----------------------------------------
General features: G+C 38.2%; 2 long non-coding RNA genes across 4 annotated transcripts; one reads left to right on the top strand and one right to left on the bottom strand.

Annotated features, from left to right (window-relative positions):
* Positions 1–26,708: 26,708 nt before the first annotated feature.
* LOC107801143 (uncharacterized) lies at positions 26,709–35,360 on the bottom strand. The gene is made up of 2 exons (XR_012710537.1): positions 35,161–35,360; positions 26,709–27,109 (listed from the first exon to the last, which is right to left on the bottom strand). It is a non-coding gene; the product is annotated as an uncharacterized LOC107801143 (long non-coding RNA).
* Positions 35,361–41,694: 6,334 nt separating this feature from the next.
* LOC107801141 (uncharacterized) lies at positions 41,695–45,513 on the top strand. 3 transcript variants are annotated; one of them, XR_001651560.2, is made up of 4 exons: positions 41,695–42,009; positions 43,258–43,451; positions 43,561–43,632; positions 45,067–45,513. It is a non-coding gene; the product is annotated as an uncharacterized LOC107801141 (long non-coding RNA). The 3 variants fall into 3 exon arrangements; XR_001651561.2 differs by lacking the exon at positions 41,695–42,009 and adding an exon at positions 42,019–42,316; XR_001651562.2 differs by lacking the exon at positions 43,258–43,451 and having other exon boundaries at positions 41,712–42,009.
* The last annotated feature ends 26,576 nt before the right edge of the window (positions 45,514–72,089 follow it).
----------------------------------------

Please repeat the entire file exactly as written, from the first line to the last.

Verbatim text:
General features: G+C 38.2%; 2 long non-coding RNA genes across 4 annotated transcripts; one reads left to right on the top strand and one right to left on the bottom strand.

Annotated features, from left to right (window-relative positions):
* Positions 1–26,708: 26,708 nt before the first annotated feature.
* LOC107801143 (uncharacterized) lies at positions 26,709–35,360 on the bottom strand. The gene is made up of 2 exons (XR_012710537.1): positions 35,161–35,360; positions 26,709–27,109 (listed from the first exon to the last, which is right to left on the bottom strand). It is a non-coding gene; the product is annotated as an uncharacterized LOC107801143 (long non-coding RNA).
* Positions 35,361–41,694: 6,334 nt separating this feature from the next.
* LOC107801141 (uncharacterized) lies at positions 41,695–45,513 on the top strand. 3 transcript variants are annotated; one of them, XR_001651560.2, is made up of 4 exons: positions 41,695–42,009; positions 43,258–43,451; positions 43,561–43,632; positions 45,067–45,513. It is a non-coding gene; the product is annotated as an uncharacterized LOC107801141 (long non-coding RNA). The 3 variants fall into 3 exon arrangements; XR_001651561.2 differs by lacking the exon at positions 41,695–42,009 and adding an exon at positions 42,019–42,316; XR_001651562.2 differs by lacking the exon at positions 43,258–43,451 and having other exon boundaries at positions 41,712–42,009.
* The last annotated feature ends 26,576 nt before the right edge of the window (positions 45,514–72,089 follow it).